Saturday, October 6, 2012

How Will You Vote on Question 2?



Come Election Day, Question 2 offers Massachusetts voters just two possible answers: yes or no. But the questions are countless, and how you answer may depend on asking the right ones -- and the language you use to describe what is being proposed.

The state calls it Prescribing Medication to End Life. Opponents and proponents have other names for it, and it's easy to see why. "Do you believe in Death With Dignity?" is not the same question as "Do you believe in Physician-Assisted Suicide?" And whether you consider the law as proposed to voters to allow for a dignified death or a suicide perhaps is determinant of whether you support it or oppose it.

The nonprofit Community Voices in Medical Ethics is interested in helping Massachusetts voters to think this through, with three papers documenting its study of the issue, and with a forum on October 25 featuring an extraordinary panel with clear understanding of the positive and negative aspects of the ballot measure.

The forum, free and open to the public, will be held October 25, 4 to 6 pm, in the amphitheater at Harvard's  Tosteston Medical Education Center, 260 Longwood, It will be moderated by Christine Mitchell, RN, and Robert Truog, MD, both of the HMS Division of Medical Ethics. RSVP to DME@HMS.harvard.edu
 
The panel will feature Lachlan Forrow, MD, director of both the ethics and palliative care programs at Beth Israel Deaconess Medical Center, and chair of the Massachusetts Expert Panel on End of Life Care, whose extensive report to the governor has called in particular for integrated palliative care and support for the MOLST advance directives program; Marcia Angell, MD, former editor of the New England Journal of Medicine and one of the leaders and signers of the Death With Dignity Initiative that put Question 2 on the ballot; and Ellen Weinstein, assistant general counsel at Boston Medical Center.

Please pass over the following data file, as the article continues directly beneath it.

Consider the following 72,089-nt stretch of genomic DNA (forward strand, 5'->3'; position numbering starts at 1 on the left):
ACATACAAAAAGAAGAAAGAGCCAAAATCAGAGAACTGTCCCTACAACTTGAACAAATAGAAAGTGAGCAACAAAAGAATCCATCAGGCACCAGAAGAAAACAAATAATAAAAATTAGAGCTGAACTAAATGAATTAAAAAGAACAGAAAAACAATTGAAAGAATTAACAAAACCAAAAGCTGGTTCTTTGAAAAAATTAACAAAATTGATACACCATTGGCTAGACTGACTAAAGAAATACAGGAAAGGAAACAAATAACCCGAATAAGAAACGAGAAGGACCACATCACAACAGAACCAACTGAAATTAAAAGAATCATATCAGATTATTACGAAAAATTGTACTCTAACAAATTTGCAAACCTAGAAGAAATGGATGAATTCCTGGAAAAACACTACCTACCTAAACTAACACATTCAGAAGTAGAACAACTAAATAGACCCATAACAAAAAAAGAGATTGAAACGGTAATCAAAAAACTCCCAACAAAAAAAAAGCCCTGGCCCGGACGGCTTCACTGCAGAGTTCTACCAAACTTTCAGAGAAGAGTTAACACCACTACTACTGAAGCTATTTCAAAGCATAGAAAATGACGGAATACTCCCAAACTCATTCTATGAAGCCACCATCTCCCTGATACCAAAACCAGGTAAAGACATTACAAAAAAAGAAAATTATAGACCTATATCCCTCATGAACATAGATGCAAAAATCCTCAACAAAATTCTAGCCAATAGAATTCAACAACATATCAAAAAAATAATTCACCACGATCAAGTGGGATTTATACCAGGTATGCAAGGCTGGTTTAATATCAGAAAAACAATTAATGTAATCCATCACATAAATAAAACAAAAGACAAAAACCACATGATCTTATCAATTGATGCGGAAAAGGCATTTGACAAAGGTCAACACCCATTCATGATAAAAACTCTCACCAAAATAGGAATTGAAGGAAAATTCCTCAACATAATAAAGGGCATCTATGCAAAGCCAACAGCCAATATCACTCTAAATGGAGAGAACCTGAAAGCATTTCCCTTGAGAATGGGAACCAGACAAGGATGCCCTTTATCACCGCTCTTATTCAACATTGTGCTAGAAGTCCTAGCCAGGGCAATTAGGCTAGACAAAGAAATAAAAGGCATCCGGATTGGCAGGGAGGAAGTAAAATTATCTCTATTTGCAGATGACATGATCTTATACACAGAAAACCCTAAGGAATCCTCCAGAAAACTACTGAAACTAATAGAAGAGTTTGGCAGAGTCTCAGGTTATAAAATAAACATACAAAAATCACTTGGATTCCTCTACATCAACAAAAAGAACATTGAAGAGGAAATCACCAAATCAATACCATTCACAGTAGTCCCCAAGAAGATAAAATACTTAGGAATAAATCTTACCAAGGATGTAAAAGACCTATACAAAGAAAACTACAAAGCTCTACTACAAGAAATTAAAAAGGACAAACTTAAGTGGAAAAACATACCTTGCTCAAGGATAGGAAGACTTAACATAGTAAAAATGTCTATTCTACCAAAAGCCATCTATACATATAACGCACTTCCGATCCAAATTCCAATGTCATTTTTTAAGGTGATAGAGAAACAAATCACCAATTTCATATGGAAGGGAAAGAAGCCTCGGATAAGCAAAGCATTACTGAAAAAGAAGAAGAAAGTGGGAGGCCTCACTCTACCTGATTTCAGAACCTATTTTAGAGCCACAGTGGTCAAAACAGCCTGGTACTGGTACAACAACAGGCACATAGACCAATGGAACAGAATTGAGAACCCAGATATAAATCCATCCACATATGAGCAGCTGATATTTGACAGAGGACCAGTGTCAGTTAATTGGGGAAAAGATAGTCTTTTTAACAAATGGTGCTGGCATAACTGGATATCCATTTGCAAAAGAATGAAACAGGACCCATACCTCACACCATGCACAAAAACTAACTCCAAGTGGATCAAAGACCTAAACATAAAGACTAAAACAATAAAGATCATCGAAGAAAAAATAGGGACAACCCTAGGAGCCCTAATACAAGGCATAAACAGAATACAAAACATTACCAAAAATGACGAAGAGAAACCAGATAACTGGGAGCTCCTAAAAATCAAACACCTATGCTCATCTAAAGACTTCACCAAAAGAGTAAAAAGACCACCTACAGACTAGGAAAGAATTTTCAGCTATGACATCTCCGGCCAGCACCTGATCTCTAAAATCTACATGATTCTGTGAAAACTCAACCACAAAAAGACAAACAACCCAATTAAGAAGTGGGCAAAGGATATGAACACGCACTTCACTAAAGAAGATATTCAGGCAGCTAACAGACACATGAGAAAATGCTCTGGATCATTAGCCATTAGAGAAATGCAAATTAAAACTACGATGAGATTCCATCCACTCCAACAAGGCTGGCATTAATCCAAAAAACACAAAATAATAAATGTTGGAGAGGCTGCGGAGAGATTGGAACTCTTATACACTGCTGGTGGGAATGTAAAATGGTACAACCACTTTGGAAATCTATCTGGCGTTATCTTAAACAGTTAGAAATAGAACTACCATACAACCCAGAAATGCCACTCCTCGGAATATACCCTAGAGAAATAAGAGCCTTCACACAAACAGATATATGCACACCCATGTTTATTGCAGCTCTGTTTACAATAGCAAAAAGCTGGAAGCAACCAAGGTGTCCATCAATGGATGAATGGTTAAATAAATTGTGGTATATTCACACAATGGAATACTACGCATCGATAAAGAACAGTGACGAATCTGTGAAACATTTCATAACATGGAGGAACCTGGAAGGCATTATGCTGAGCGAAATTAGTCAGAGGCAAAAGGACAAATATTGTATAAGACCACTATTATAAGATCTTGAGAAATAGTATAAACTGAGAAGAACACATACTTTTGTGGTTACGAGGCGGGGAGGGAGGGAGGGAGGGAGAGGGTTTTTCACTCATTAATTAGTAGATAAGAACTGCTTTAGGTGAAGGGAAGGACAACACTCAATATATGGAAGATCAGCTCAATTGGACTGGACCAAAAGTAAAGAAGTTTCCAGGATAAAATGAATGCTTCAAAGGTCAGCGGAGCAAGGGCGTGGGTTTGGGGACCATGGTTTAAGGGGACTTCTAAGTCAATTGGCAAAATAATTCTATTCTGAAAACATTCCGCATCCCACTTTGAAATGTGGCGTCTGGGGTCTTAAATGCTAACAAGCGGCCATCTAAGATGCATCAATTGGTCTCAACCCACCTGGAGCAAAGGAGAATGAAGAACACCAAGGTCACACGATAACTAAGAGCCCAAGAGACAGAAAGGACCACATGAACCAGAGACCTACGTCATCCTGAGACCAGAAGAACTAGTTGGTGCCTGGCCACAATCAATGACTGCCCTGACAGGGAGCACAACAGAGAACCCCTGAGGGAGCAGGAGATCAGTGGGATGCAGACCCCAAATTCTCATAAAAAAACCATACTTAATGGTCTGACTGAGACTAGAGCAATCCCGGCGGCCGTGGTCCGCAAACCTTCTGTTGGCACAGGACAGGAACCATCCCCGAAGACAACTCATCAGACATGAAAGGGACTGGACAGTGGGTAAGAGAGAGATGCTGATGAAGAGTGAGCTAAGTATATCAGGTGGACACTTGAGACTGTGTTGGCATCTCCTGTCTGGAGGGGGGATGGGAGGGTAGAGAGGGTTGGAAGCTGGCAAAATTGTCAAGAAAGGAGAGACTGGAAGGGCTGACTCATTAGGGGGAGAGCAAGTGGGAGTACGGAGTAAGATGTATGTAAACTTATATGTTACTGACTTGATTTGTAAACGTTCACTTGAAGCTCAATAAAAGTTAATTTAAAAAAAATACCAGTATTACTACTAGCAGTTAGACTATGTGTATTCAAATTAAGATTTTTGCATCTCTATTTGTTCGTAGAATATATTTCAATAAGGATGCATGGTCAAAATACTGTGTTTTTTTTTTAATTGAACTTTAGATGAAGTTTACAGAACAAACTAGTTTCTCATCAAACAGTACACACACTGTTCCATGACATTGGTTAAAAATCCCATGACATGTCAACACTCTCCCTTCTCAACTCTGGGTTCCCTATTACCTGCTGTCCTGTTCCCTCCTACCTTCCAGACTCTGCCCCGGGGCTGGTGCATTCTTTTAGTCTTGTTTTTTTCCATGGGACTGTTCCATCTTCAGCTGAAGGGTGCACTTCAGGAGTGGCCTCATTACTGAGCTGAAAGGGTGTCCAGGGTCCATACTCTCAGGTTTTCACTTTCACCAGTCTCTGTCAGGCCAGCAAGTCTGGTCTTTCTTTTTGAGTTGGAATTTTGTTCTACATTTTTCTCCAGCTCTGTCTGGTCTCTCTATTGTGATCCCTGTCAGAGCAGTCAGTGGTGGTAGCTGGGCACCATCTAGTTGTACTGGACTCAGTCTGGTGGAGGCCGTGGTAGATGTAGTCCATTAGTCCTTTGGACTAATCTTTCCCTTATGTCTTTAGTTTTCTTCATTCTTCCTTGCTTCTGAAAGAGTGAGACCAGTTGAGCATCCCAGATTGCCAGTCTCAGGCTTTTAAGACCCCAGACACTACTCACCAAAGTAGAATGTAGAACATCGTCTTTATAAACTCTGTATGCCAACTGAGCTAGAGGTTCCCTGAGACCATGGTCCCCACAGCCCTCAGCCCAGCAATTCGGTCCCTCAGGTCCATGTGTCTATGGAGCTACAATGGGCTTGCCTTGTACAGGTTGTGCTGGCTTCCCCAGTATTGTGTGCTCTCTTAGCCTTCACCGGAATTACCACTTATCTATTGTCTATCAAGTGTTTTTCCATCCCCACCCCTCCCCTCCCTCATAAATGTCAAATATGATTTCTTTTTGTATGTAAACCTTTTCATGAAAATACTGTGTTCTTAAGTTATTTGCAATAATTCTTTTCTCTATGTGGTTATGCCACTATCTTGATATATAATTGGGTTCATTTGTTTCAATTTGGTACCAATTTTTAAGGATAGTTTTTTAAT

The panel also will include Community Voices president Carol Powers, an attorney, founding co-chair of the Community Ethics Committee, and primary author of the White Paper and Executive Summary.

Community Voices, which is responsible for this blog and affiliated with the Community Ethics Committee, has yet another term for the practice that is being put to a vote: Choosing Medically Induced Death. Including "choice" was considered important, even vital, in coming to terms with this change in the traditional healing role of the physician.

For the record, Community Voices has included both proponents and opponents, before, during and after our study that took in assisted dying as practiced legally in Oregon and Washington; voluntary euthanasia as practiced in Switzerland; and the current legal/parliamentary engagement of voluntary euthanasia in Canada, especially British Columbia.

The central question is this: Should physicians in Massachusetts be given the legal authority to prescribe a lethal dose of medicine to a competent adult who is terminally ill, physically able to self-administer, and wishes to end his or her life? 

Our lengthy White Paper, abbreviated Executive Summary, and Conversation Guide are meant to help you answer this question wisely. And the October 25 forum, with its panel of experts, is not to be missed.

No comments:

Post a Comment